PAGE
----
When the pandemic was announced back in March 2020, everyone has the same reaction: hold on to their money, so they have cash when something happens. By April, auto sales slumped by 40%. In May, some said that markets in the US and Europe dropped by almost 85%. It was catastrophic at best and total anarchy at worst. It was the worst in decades and automakers have to scramble to persuade customers that this is the right time to buy their own cars.
Thankfully, the markets seemed to listen. When they realized that public transportation is no longer the safe route, consumers started looking at having their own cars. While they’re not buying high-end models (and most are buying used cars because of the price), the demand found its way back. Automakers finally reopened their plants and made new models. Auto dealerships are back on their feet, albeit a little wobbly.
In the midst of all the uncertainties of the pandemic, auto dealerships and auto manufacturers turned to public relations. They hired PR agencies that crafted strategies to reach out to the market. Proving one’s competency amid the pandemic was a hard task, but reputable PR agencies were able to convince the market that this is the right time for them to invest in a car. Coupled with well-thought marketing schemes, automakers found themselves on the precipice of a long road to recovery.
The Buying Process
Before the pandemic, car buyers follow a single process or pattern. First, they search on the internet for the make and model of the car. Next, they watch videos and read blogs of certain car experts to find out more about the model they are eyeing. Then, they visit the showroom to see the car in person and even take it for a test drive. After some time, the auto sales agent will call the potential buyers and convince them with discounts, freebies, and low interest rates.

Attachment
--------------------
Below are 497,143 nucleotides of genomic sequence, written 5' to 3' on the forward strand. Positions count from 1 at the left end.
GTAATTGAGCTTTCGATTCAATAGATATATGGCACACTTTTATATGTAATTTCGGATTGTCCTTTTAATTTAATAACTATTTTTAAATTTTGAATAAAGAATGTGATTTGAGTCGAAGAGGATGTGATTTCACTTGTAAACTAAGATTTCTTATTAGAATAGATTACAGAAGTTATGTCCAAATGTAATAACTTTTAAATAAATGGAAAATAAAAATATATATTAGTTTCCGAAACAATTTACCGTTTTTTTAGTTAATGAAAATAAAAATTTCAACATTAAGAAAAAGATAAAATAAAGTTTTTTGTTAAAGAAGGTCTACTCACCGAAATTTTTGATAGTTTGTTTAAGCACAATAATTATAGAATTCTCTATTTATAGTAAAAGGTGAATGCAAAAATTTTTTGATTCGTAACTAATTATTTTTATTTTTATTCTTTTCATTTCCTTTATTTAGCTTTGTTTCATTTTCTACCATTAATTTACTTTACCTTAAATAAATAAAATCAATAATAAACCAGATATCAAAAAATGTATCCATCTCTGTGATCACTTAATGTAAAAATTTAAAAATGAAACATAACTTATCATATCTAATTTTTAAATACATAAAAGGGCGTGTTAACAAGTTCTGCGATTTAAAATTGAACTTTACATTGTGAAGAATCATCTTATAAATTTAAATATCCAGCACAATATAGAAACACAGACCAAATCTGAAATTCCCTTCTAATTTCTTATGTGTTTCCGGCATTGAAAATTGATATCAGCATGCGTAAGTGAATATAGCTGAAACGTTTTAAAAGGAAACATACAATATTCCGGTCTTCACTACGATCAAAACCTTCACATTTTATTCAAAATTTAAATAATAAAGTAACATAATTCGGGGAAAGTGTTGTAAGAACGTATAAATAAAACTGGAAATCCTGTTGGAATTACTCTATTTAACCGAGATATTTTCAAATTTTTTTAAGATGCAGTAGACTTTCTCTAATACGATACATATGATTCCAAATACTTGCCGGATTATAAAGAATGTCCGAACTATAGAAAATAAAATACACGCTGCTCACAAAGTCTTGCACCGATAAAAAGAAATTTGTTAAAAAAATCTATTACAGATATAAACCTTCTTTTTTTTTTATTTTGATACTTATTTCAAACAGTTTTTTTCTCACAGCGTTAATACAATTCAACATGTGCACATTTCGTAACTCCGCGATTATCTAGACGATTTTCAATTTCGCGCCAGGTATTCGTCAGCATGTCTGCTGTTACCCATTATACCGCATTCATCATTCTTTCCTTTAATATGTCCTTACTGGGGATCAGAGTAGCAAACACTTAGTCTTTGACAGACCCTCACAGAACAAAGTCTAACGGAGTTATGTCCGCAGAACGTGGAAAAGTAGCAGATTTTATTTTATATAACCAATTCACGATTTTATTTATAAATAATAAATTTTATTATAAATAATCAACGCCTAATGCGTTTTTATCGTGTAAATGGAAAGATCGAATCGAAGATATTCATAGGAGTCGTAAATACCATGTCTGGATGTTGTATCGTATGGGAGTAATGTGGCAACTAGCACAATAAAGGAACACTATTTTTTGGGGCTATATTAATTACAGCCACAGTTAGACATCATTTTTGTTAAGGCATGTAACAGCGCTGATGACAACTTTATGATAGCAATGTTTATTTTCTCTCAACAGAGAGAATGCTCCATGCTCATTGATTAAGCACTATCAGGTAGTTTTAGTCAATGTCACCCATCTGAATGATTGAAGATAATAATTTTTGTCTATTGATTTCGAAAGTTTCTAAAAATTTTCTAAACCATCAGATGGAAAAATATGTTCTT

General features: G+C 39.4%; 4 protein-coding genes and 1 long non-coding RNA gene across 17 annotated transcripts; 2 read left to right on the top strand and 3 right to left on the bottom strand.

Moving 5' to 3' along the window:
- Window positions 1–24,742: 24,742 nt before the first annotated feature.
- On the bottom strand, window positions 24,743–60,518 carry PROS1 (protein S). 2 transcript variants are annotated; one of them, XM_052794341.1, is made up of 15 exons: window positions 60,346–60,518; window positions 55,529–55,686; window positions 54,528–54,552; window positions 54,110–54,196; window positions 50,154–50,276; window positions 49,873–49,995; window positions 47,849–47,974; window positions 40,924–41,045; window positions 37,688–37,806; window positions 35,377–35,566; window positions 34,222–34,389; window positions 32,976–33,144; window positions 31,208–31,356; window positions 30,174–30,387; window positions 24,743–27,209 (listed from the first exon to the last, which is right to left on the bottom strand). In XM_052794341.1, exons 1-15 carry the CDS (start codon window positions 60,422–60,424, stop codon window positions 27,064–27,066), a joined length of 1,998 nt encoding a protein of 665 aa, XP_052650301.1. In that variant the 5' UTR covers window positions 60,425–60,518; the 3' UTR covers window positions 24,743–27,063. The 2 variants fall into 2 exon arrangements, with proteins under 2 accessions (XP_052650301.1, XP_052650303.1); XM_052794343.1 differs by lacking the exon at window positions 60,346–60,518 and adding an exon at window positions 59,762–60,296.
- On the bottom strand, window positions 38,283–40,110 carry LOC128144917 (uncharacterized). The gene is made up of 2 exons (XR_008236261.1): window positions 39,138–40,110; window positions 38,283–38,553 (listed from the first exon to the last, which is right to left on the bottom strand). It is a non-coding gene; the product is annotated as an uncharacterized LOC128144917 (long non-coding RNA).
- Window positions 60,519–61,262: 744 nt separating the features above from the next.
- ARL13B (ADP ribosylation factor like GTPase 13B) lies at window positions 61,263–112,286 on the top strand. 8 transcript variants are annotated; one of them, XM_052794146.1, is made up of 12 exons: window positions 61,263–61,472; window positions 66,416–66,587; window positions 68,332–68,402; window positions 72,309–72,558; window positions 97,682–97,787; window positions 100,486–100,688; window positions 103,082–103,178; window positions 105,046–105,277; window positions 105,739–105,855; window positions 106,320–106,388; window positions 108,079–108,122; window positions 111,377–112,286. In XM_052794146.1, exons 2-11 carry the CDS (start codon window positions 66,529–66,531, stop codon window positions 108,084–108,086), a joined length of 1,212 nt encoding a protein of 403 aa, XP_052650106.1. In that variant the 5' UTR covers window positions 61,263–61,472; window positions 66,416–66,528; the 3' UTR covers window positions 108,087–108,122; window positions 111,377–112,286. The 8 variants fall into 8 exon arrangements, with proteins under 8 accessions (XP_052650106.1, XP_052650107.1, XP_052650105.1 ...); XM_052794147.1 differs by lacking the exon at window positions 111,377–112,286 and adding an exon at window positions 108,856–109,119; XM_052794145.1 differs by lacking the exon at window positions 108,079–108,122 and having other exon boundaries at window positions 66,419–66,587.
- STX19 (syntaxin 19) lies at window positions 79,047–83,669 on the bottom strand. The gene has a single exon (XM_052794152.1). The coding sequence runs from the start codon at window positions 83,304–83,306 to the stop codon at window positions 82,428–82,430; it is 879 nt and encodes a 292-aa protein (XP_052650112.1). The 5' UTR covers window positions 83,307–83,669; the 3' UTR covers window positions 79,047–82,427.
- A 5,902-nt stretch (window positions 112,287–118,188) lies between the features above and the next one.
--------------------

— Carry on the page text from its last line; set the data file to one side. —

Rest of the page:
That was not possible during the height of the virus outbreak. Car buyers could not see or touch the cars in person. They can’t just troop to the auto dealership and test drive a car. All they have are the photos sent to them by their sales agent. This forced dealers to conduct 100% of their transactions online. With the use of technology, resourcefulness, and innovativeness, many managed to pull through.
Nowadays, people are all about the experience they get from transacting and buying online. Most dealerships have an online presence, but they have to invest in it more during the pandemic. It is not enough to have all the necessary information there about the car. Dealers have to be innovative in trying to persuade their customers to buy right here, right now.
It’s not enough to have a website. You need a mobile app and social media profiles. You need to make use of marketing videos to compel your market to check out your offers. Make sure that you have loads of photos and videos of your car lineup. You can even produce a virtual tour of the showroom to show your customers around. Lastly, actively marketing on social media demands that you continue engagement and monitoring activities. You have to know what people are saying about your company.
Spend on Marketing Schemes
It’s time to go beyond the usual marketing strategies. Auto dealerships have to maximize their marketing schemes and optimize the campaigns and ad spend. The right marketing message will drive additional traffic to their websites. And maybe, one day, once the country reaches herd immunity, people will once more be confident to visit auto showrooms. But for now, auto dealerships need to depend on their marketing messages to show people that despite the challenges of the pandemic, they are ready to provide the products and services consumers need.
Consumer purchasing behavior will change because of the pandemic. Whereas before consumers move seamlessly between online and offline worlds, they must now content themselves in the virtual world. During the height of the pandemic, online sales of new and used cars grew. People started becoming comfortable with the thought of buying a car online. They video-call with the sales agent, go on a virtual tour of the showroom, and some even have a simulated experience of driving a particular car model.
The lengths that automakers have to go to survive the pandemic were unprecedented. They have to be creative in their use of marketing and public relations. They have to leverage technology and other resources, both traditional and modern. But aside from the auto dealerships themselves, consumers also needed to readjust their expectations, accept shortcomings, and adjust their needs to what is available.